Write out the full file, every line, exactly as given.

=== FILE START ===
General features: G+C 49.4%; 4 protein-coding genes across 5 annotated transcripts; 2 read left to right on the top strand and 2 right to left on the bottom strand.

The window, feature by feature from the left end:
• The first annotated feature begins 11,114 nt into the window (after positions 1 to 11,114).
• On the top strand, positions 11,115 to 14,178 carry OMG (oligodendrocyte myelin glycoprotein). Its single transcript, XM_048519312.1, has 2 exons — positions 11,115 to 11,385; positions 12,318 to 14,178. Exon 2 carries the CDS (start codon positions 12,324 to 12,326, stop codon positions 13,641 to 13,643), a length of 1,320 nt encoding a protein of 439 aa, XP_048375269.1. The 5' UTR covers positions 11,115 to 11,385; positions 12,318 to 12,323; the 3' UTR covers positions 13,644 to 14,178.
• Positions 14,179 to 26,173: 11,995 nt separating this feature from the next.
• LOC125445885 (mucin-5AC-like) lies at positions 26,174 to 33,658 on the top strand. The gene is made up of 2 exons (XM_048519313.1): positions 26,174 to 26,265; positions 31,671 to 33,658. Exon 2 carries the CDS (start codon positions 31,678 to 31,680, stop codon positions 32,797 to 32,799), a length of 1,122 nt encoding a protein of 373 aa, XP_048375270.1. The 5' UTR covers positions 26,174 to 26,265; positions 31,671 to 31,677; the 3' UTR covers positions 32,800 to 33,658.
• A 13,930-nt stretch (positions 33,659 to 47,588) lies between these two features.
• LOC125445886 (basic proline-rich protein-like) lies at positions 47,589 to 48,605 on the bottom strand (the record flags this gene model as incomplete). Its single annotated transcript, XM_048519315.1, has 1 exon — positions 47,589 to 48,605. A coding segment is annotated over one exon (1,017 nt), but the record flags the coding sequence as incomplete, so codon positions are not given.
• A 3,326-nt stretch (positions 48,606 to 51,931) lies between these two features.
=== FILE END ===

General features: G+C 49.4%; 4 protein-coding genes across 5 annotated transcripts; 2 read left to right on the top strand and 2 right to left on the bottom strand.

The window, feature by feature from the left end:
• The first annotated feature begins 11,114 nt into the window (after positions 1 to 11,114).
• On the top strand, positions 11,115 to 14,178 carry OMG (oligodendrocyte myelin glycoprotein). Its single transcript, XM_048519312.1, has 2 exons — positions 11,115 to 11,385; positions 12,318 to 14,178. Exon 2 carries the CDS (start codon positions 12,324 to 12,326, stop codon positions 13,641 to 13,643), a length of 1,320 nt encoding a protein of 439 aa, XP_048375269.1. The 5' UTR covers positions 11,115 to 11,385; positions 12,318 to 12,323; the 3' UTR covers positions 13,644 to 14,178.
• Positions 14,179 to 26,173: 11,995 nt separating this feature from the next.
• LOC125445885 (mucin-5AC-like) lies at positions 26,174 to 33,658 on the top strand. The gene is made up of 2 exons (XM_048519313.1): positions 26,174 to 26,265; positions 31,671 to 33,658. Exon 2 carries the CDS (start codon positions 31,678 to 31,680, stop codon positions 32,797 to 32,799), a length of 1,122 nt encoding a protein of 373 aa, XP_048375270.1. The 5' UTR covers positions 26,174 to 26,265; positions 31,671 to 31,677; the 3' UTR covers positions 32,800 to 33,658.
• A 13,930-nt stretch (positions 33,659 to 47,588) lies between these two features.
• LOC125445886 (basic proline-rich protein-like) lies at positions 47,589 to 48,605 on the bottom strand (the record flags this gene model as incomplete). Its single annotated transcript, XM_048519315.1, has 1 exon — positions 47,589 to 48,605. A coding segment is annotated over one exon (1,017 nt), but the record flags the coding sequence as incomplete, so codon positions are not given.
• A 3,326-nt stretch (positions 48,606 to 51,931) lies between these two features.